Wheelchair Tip: Make Sure You Have the Correct Custom Wheelchair Measurements

If confined to a manual wheelchair, correct custom wheelchair measurements are key…

More often than not I see people disabled in manual wheelchairs who have their wheelchair measurements set-up all wrong. Sometimes their wheelchair is much too wide for their body structure. Sometimes they don’t have the back axle centered correctly for optimal balance given their size, weight, and disability level. Or, sometimes they could simply be in a more active type/style of custom manual wheelchair. Of all the wheelchair measurement mistakes I see, there is one that absolutely stands out the most. It bothers me to no end seeing a wheelchair’s back wheels higher than waist-level of the person sitting in it. What these people don’t understand is the higher those back wheels go the higher they’ll have to reach with each push. Also, the higher you reach to grab the wheel rail the more your triceps will be stretched, making each push more difficult.

I suggest you keep the highest point of your back wheels within 2 inches of your waist-line for optimal pushing efficiency.

I met a guy last week who’s been paralyzed in a wheelchair for the past 4 years. He had his 4 year anniversary a day prior to us meeting. His back wheels were at least 5 inches higher than his waist-line. He had asked me a couple questions about my Tilite. Somehow in my mind his questions gave me full permission to voice an opinion on his back wheel height measurement. He thanked me for the input, telling me he’d never thought about it before. I’m not sure if ever updated his wheelchair, or if he still rolls around with his elbows pointed back and up to the air. The point is, this kid had been given a wheelchair by whatever hospital he happened to be inpatient at, and they measured him entirely incorrect. 4 years later this kid is still using the same incorrectly measured wheelchair, under the false impression that the extra effort he puts into pushing himself around each day is normal.

Sure, being confined to a wheelchair is disabling. But being confined to a wheelchair that’s measured incorrectly is highly disabling. I’m not suggesting you buy a new wheelchair tomorrow, but it’s definitely something to think about when wheelchair renewal time comes around.

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Showing 6 comments
  • Jason
    Reply

    You make the assumption that the hospital even measured this guy you met. I’ve bought chairs on ebay, bought one where I did measurements myself, somehow I get an OK fit.

    Even the guy who runs a web/mail order business at wheelchairs can’t easily explain how to measure. Both this guy and the manufacturer’s web site can’t explain how some of the options they sell actually help or how they fit on.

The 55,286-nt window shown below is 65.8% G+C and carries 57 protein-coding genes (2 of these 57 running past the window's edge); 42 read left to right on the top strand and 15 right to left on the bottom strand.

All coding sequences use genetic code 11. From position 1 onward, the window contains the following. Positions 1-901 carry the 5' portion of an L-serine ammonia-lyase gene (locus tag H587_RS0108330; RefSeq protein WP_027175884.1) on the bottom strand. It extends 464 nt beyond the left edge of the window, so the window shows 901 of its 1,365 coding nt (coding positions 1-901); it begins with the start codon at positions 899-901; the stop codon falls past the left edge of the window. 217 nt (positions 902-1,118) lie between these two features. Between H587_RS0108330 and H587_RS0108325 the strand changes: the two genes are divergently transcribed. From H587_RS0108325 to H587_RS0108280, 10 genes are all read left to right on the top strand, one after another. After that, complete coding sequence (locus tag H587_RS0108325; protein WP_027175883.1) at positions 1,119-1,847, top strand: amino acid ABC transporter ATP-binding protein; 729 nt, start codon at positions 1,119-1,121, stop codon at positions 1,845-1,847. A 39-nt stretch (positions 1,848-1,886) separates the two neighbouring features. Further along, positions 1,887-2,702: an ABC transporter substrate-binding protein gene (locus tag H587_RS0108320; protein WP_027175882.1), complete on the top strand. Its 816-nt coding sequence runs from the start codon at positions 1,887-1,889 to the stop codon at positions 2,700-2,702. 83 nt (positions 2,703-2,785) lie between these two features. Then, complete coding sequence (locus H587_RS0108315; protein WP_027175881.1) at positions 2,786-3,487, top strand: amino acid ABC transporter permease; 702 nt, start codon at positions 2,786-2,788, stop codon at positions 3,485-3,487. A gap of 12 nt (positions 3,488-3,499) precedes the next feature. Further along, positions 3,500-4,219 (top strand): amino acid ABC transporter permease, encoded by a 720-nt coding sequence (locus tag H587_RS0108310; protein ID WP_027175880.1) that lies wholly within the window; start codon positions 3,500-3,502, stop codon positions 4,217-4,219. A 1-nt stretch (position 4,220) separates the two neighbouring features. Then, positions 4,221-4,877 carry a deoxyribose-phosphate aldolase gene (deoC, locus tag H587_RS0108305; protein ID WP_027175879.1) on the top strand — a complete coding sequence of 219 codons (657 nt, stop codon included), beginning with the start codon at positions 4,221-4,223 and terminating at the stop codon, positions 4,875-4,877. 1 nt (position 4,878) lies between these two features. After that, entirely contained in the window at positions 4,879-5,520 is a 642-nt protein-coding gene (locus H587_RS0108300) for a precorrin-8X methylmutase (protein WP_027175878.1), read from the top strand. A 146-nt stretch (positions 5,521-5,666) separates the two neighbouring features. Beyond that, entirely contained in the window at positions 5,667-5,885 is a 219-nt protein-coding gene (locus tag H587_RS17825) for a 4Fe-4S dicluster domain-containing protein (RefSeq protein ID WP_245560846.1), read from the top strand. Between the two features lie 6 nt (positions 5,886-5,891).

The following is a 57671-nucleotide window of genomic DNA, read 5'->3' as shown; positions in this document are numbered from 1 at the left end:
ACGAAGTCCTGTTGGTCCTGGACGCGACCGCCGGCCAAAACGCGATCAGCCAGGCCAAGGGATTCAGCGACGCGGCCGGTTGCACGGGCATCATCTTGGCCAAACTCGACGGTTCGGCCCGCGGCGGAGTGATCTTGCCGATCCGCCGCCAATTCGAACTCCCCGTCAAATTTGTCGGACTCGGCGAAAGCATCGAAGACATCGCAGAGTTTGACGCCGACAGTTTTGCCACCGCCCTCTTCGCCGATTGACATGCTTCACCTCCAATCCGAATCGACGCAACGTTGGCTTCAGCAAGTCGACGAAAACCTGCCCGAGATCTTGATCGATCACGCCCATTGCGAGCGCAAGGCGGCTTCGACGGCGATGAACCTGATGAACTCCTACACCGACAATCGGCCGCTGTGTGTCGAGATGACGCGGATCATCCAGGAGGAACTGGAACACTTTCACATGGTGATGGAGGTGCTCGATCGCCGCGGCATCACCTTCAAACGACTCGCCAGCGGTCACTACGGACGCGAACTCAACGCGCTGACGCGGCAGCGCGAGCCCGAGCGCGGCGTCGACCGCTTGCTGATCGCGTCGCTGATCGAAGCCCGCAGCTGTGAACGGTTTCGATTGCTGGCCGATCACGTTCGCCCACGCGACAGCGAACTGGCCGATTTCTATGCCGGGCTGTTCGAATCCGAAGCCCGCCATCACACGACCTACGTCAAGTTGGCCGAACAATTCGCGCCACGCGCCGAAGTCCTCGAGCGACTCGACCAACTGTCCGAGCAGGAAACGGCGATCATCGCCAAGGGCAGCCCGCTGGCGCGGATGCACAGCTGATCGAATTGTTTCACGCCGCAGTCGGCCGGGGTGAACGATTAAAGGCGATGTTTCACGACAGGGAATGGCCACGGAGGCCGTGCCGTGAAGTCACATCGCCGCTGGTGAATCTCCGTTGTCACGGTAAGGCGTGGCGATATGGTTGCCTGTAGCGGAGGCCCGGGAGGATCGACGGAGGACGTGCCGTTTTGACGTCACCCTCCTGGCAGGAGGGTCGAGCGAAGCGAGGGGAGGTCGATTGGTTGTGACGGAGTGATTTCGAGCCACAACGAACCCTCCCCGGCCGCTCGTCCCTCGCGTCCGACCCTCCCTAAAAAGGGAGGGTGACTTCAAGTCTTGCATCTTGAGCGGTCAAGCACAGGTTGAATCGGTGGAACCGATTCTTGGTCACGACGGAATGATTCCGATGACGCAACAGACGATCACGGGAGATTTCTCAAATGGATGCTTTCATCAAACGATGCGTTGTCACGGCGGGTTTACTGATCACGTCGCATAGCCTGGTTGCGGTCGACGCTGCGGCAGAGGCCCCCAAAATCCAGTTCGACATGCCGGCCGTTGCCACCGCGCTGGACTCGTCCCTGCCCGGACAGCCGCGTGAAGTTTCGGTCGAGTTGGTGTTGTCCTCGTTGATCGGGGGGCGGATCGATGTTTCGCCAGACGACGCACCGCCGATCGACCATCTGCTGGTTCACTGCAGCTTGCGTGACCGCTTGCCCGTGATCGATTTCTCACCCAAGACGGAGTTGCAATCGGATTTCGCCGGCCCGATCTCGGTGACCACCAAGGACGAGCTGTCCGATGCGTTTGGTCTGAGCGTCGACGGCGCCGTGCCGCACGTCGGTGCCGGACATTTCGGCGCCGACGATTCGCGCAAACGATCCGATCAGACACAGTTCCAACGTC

Insurance only cares if they are paying, and then just care about $. Most providers don’t really know all the settings themselves. If you are a provider and can prove me wrong, contact me!

  • Jacob
    Reply

    Jason, You are correct. The insurance companies just want to know who’s paying, and most people don’t know ho to correctly measure for a wheelchair, provider or consumer. I always use the same guy here in Miami, FL for all my wheelchair customization and measurements. If you need someone who knows there stuff let me know, I’ll put you in touch with this person. He absolutely knows how to measure correctly.

  • Beth Krugh
    Reply

    Because of reading this (and other) information, we’re re-measuring me and then approaching the guy at the shop that measured me and having him re-measure. We KNOW it wasn’t necessarily right. Many of our ideas have changed from our investigations. I know so much more now from looking at your site. THANKS!

    • Jacob
      Reply

      That’s awesome Beth. I myself spent the first 4-5 years post-injury assuming my wheelchair was measured correctly, when in fact it was much too big in all dimensions. Luckily, by chance, an old wheelchair vet stopped me stopped me to ask about my wheelchair. He asked me to “hop” into his wheelchair which was a Tilite TR. We were about the same size & weight. When I got in his wheelchair I was amazed at the night & day difference. Let me know how the new chair works out!

  • Melissa Edwards
    Reply

    Hello,
    I have been paralyzed for 17yrs. I absolutely agree with everything you wrote on this website. I am getting a new chair and was wondering if you brought the width of your chair in a little smaller then your hip size. I am a little smaller than 16in wide and am thinking about going down to a 15. With the clothes guards on I will be slightly squeezed into the chair. I was wondering if that would cause pressure sores? Let me know what you think.
    Thanks,
    Melissa

  • Esther Harrup
    Reply

    Two years ago my daughter got a Tilite as a part time wc because of a genetic condition which makes her joints give out. From day one she could tell the footrest measurement was wrong but the medical company did not care. A year ago she started using the wheelchair full time and that’s when it was really obvious there was more then one measurement wrong but once again the PT and medical company did nothing to improve things. Where do we go? She was given a $6000 + wc which doesn’t fit well and no one is taking responsibility! Should they not be held accountable for putting her in a bad chair which causes her more pain?

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